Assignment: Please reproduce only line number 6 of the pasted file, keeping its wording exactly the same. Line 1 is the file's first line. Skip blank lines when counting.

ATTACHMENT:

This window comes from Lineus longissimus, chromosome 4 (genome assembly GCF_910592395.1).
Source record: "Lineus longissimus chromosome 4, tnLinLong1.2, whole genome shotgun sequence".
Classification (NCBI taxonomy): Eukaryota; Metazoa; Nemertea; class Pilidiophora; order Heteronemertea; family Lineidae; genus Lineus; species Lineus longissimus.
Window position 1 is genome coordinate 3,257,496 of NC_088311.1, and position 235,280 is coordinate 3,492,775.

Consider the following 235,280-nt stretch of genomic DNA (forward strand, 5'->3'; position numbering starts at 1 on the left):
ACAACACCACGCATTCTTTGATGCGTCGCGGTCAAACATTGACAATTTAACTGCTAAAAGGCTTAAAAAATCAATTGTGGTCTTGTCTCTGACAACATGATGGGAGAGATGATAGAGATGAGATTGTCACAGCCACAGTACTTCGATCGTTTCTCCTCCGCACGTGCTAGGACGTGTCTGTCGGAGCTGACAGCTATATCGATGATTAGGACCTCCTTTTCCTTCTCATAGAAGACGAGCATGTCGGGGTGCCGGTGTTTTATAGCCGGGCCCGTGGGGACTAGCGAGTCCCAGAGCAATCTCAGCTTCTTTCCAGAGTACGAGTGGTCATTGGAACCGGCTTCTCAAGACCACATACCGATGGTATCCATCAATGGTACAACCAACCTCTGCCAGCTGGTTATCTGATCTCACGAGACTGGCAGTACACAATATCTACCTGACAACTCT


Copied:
ACAACACCACGCATTCTTTGATGCGTCGCGGTCAAACATTGACAATTTAACTGCTAAAAGGCTTAAAAAATCAATTGTGGTCTTGTCTCTGACAACATGATGGGAGAGATGATAGAGATGAGATTGTCACAGCCACAGTACTTCGATCGTTTCTCCTCCGCACGTGCTAGGACGTGTCTGTCGGAGCTGACAGCTATATCGATGATTAGGACCTCCTTTTCCTTCTCATAGAAGACGAGCATGTCGGGGTGCCGGTGTTTTATAGCCGGGCCCGTGGGGACTAGCGAGTCCCAGAGCAATCTCAGCTTCTTTCCAGAGTACGAGTGGTCATTGGAACCGGCTTCTCAAGACCACATACCGATGGTATCCATCAATGGTACAACCAACCTCTGCCAGCTGGTTATCTGATCTCACGAGACTGGCAGTACACAATATCTACCTGACAACTCT